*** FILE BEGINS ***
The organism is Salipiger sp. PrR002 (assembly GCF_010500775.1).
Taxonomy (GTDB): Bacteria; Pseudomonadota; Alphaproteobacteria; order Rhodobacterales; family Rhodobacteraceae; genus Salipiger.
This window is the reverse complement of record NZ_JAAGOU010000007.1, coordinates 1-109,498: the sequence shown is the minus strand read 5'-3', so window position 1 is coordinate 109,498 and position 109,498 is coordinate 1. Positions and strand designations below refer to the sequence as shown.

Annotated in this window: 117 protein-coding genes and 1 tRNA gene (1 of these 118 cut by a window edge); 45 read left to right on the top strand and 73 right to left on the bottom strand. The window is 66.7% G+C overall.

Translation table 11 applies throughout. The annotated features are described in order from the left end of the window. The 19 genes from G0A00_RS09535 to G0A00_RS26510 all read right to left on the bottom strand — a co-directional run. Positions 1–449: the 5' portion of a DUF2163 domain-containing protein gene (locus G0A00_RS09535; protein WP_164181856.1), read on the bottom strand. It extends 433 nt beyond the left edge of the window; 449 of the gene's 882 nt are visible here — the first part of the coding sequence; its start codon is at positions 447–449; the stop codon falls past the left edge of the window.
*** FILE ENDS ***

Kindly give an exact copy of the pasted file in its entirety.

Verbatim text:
The organism is Salipiger sp. PrR002 (assembly GCF_010500775.1).
Taxonomy (GTDB): Bacteria; Pseudomonadota; Alphaproteobacteria; order Rhodobacterales; family Rhodobacteraceae; genus Salipiger.
This window is the reverse complement of record NZ_JAAGOU010000007.1, coordinates 1-109,498: the sequence shown is the minus strand read 5'-3', so window position 1 is coordinate 109,498 and position 109,498 is coordinate 1. Positions and strand designations below refer to the sequence as shown.

Annotated in this window: 117 protein-coding genes and 1 tRNA gene (1 of these 118 cut by a window edge); 45 read left to right on the top strand and 73 right to left on the bottom strand. The window is 66.7% G+C overall.

Translation table 11 applies throughout. The annotated features are described in order from the left end of the window. The 19 genes from G0A00_RS09535 to G0A00_RS26510 all read right to left on the bottom strand — a co-directional run. Positions 1–449: the 5' portion of a DUF2163 domain-containing protein gene (locus G0A00_RS09535; protein WP_164181856.1), read on the bottom strand. It extends 433 nt beyond the left edge of the window; 449 of the gene's 882 nt are visible here — the first part of the coding sequence; its start codon is at positions 447–449; the stop codon falls past the left edge of the window.